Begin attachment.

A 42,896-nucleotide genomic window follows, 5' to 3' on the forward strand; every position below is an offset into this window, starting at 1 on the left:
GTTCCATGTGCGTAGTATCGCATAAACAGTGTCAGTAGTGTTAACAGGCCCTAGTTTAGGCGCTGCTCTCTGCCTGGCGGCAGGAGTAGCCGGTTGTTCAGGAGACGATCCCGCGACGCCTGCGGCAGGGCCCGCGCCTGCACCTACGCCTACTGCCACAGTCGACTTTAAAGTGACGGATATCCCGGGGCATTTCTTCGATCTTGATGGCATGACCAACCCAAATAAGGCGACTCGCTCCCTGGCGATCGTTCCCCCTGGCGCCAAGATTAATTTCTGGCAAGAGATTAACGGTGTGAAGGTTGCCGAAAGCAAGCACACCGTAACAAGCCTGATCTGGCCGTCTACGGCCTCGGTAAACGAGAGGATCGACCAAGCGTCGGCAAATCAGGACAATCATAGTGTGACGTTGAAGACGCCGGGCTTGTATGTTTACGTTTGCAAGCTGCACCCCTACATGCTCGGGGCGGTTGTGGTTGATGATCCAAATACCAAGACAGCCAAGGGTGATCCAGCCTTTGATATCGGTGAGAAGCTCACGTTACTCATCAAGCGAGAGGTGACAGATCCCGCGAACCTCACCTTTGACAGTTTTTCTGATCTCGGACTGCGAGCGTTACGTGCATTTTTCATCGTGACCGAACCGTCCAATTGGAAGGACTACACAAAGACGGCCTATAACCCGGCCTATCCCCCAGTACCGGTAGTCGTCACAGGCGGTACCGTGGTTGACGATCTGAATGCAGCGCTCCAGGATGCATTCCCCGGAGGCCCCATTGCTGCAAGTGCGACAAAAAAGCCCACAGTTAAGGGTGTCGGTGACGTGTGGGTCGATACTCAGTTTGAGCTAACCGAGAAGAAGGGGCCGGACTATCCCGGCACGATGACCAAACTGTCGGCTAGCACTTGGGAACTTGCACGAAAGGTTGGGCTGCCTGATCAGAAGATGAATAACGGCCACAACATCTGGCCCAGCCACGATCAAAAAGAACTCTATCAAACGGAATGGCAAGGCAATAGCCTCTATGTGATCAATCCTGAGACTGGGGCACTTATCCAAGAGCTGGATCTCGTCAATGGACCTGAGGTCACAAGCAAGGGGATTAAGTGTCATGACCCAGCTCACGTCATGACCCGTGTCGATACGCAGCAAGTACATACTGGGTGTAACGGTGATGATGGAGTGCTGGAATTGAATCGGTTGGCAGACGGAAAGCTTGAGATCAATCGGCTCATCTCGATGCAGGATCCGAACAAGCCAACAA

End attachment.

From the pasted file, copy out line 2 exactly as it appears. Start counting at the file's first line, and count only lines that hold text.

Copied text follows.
GTTCCATGTGCGTAGTATCGCATAAACAGTGTCAGTAGTGTTAACAGGCCCTAGTTTAGGCGCTGCTCTCTGCCTGGCGGCAGGAGTAGCCGGTTGTTCAGGAGACGATCCCGCGACGCCTGCGGCAGGGCCCGCGCCTGCACCTACGCCTACTGCCACAGTCGACTTTAAAGTGACGGATATCCCGGGGCATTTCTTCGATCTTGATGGCATGACCAACCCAAATAAGGCGACTCGCTCCCTGGCGATCGTTCCCCCTGGCGCCAAGATTAATTTCTGGCAAGAGATTAACGGTGTGAAGGTTGCCGAAAGCAAGCACACCGTAACAAGCCTGATCTGGCCGTCTACGGCCTCGGTAAACGAGAGGATCGACCAAGCGTCGGCAAATCAGGACAATCATAGTGTGACGTTGAAGACGCCGGGCTTGTATGTTTACGTTTGCAAGCTGCACCCCTACATGCTCGGGGCGGTTGTGGTTGATGATCCAAATACCAAGACAGCCAAGGGTGATCCAGCCTTTGATATCGGTGAGAAGCTCACGTTACTCATCAAGCGAGAGGTGACAGATCCCGCGAACCTCACCTTTGACAGTTTTTCTGATCTCGGACTGCGAGCGTTACGTGCATTTTTCATCGTGACCGAACCGTCCAATTGGAAGGACTACACAAAGACGGCCTATAACCCGGCCTATCCCCCAGTACCGGTAGTCGTCACAGGCGGTACCGTGGTTGACGATCTGAATGCAGCGCTCCAGGATGCATTCCCCGGAGGCCCCATTGCTGCAAGTGCGACAAAAAAGCCCACAGTTAAGGGTGTCGGTGACGTGTGGGTCGATACTCAGTTTGAGCTAACCGAGAAGAAGGGGCCGGACTATCCCGGCACGATGACCAAACTGTCGGCTAGCACTTGGGAACTTGCACGAAAGGTTGGGCTGCCTGATCAGAAGATGAATAACGGCCACAACATCTGGCCCAGCCACGATCAAAAAGAACTCTATCAAACGGAATGGCAAGGCAATAGCCTCTATGTGATCAATCCTGAGACTGGGGCACTTATCCAAGAGCTGGATCTCGTCAATGGACCTGAGGTCACAAGCAAGGGGATTAAGTGTCATGACCCAGCTCACGTCATGACCCGTGTCGATACGCAGCAAGTACATACTGGGTGTAACGGTGATGATGGAGTGCTGGAATTGAATCGGTTGGCAGACGGAAAGCTTGAGATCAATCGGCTCATCTCGATGCAGGATCCGAACAAGCCAACAA